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Hip Inflammatory Arthritis


This is a type of arthritis that can affect people of all ages. It’s not the same as the most common form of arthritis, called “osteoarthritis.” That type commonly comes from wear and tear. Inflammatory arthritis can develop without any wear and tear at all.


Hip Inflammatory Arthritis

Causes & Triggers

There are a few kinds of inflammatory arthritis. We don’t always understand what causes them, but they are linked to problems with your immune system. Your body begins to attack your healthy tissues. In the hip joint, this can cause the breakdown of cartilage. That’s the tough, smooth tissue that lines the ends of your bones. When it breaks down, your bones begin to rub directly against each other.

  • Unknown
  • Genetics may play a role

Signs & Symptoms

Inflammatory arthritis can affect your whole body. You may have fever, you may lose your appetite, and you may feel tired. And, it can make your hip feel stiff and painful. You may feel a dull ache in your groin or your outer thigh. You may feel it in your buttock or your knee. Your pain may hurt more in the morning, and then feel better as you begin moving around. But it may hurt more with vigorous activity. Your pain can cause you to limp.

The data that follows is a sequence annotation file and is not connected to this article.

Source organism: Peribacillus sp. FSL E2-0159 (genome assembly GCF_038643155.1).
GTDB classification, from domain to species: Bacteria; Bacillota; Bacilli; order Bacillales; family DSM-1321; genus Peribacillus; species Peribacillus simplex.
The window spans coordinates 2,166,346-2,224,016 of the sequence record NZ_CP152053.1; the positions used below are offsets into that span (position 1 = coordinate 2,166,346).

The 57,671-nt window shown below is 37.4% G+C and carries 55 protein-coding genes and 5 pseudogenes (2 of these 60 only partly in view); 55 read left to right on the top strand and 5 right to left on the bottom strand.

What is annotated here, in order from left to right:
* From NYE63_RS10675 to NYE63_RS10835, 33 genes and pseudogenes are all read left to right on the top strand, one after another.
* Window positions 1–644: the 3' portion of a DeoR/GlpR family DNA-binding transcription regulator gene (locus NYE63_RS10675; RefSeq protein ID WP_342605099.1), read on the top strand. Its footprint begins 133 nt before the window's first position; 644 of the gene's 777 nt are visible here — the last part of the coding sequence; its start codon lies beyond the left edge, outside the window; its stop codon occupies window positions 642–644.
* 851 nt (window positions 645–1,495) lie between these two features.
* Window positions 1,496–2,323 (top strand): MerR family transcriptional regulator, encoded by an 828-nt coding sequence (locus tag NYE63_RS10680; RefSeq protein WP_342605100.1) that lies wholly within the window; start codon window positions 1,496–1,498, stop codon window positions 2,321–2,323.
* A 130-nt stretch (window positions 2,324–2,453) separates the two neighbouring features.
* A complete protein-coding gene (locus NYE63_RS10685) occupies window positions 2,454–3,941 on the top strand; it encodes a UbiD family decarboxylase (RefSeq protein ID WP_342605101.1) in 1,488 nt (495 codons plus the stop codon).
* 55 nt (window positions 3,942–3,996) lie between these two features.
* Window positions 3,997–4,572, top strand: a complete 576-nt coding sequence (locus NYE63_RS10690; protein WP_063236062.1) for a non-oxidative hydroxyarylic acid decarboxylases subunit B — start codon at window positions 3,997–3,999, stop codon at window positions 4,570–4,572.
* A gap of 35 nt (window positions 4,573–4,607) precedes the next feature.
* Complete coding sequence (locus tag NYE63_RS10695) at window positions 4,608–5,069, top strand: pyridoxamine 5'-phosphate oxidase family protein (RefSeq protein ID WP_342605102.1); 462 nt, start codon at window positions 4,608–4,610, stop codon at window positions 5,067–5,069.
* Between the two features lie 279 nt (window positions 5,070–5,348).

• Difficulty walking
  • Dull ache (especially groin, thigh, knee, buttocks)
  • Fever, loss of appetite, fatigue
  • Limping
  • Pain
  • Stiffness

Tips & Treatment

Inflammatory arthritis is commonly treated with medications. You may benefit from a walking aid, such as a cane or a walker. Physical therapy may help, too. If those aren’t helpful, you may benefit from surgery. Your healthcare provider can create a plan that’s right for you.

  • When it comes to inflammatory arthritis of the hip, there are three types:
    • Rheumatoid
    • Ankylosing spondylitis
    • Systemic lupus erythematosus
  • Non-surgical treatment can help preserve function and prevent destruction.
  • Successful symptom management may involve anti-inflammatory medications (NSAIDs), oral, cream or injectable corticosteroids, physical therapy, assistive devices and DMARDs, or disease-modifying antiheumatic drugs to slow progression.
  • Surgical options include removing the joint lining known as the synovium or total hip replacement.

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